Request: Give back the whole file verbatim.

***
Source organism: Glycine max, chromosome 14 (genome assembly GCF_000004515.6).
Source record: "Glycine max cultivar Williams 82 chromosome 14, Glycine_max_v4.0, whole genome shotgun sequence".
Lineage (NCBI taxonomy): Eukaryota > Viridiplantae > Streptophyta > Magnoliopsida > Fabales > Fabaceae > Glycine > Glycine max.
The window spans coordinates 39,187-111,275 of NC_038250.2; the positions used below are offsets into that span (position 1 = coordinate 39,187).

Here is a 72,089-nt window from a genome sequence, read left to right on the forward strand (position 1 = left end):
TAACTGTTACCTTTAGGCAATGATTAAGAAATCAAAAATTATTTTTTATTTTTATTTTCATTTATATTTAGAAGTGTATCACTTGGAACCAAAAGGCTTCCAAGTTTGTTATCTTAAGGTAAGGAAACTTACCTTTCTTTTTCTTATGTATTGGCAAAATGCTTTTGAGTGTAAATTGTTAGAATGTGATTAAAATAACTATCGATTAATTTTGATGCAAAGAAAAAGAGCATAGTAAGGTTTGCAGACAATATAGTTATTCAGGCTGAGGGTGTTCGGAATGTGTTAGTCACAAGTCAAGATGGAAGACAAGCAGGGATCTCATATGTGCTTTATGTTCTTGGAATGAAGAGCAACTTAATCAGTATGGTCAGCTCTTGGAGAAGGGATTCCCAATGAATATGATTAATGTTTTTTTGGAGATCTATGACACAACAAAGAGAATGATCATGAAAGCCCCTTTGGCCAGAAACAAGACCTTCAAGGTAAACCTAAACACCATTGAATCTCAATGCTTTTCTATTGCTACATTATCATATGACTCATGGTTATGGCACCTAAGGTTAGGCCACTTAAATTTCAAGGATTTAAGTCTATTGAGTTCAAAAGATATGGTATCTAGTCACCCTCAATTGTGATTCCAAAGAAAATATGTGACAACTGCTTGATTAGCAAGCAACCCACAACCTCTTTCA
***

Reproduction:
Source organism: Glycine max, chromosome 14 (genome assembly GCF_000004515.6).
Source record: "Glycine max cultivar Williams 82 chromosome 14, Glycine_max_v4.0, whole genome shotgun sequence".
Lineage (NCBI taxonomy): Eukaryota > Viridiplantae > Streptophyta > Magnoliopsida > Fabales > Fabaceae > Glycine > Glycine max.
The window spans coordinates 39,187-111,275 of NC_038250.2; the positions used below are offsets into that span (position 1 = coordinate 39,187).

Here is a 72,089-nt window from a genome sequence, read left to right on the forward strand (position 1 = left end):
TAACTGTTACCTTTAGGCAATGATTAAGAAATCAAAAATTATTTTTTATTTTTATTTTCATTTATATTTAGAAGTGTATCACTTGGAACCAAAAGGCTTCCAAGTTTGTTATCTTAAGGTAAGGAAACTTACCTTTCTTTTTCTTATGTATTGGCAAAATGCTTTTGAGTGTAAATTGTTAGAATGTGATTAAAATAACTATCGATTAATTTTGATGCAAAGAAAAAGAGCATAGTAAGGTTTGCAGACAATATAGTTATTCAGGCTGAGGGTGTTCGGAATGTGTTAGTCACAAGTCAAGATGGAAGACAAGCAGGGATCTCATATGTGCTTTATGTTCTTGGAATGAAGAGCAACTTAATCAGTATGGTCAGCTCTTGGAGAAGGGATTCCCAATGAATATGATTAATGTTTTTTTGGAGATCTATGACACAACAAAGAGAATGATCATGAAAGCCCCTTTGGCCAGAAACAAGACCTTCAAGGTAAACCTAAACACCATTGAATCTCAATGCTTTTCTATTGCTACATTATCATATGACTCATGGTTATGGCACCTAAGGTTAGGCCACTTAAATTTCAAGGATTTAAGTCTATTGAGTTCAAAAGATATGGTATCTAGTCACCCTCAATTGTGATTCCAAAGAAAATATGTGACAACTGCTTGATTAGCAAGCAACCCACAACCTCTTTCA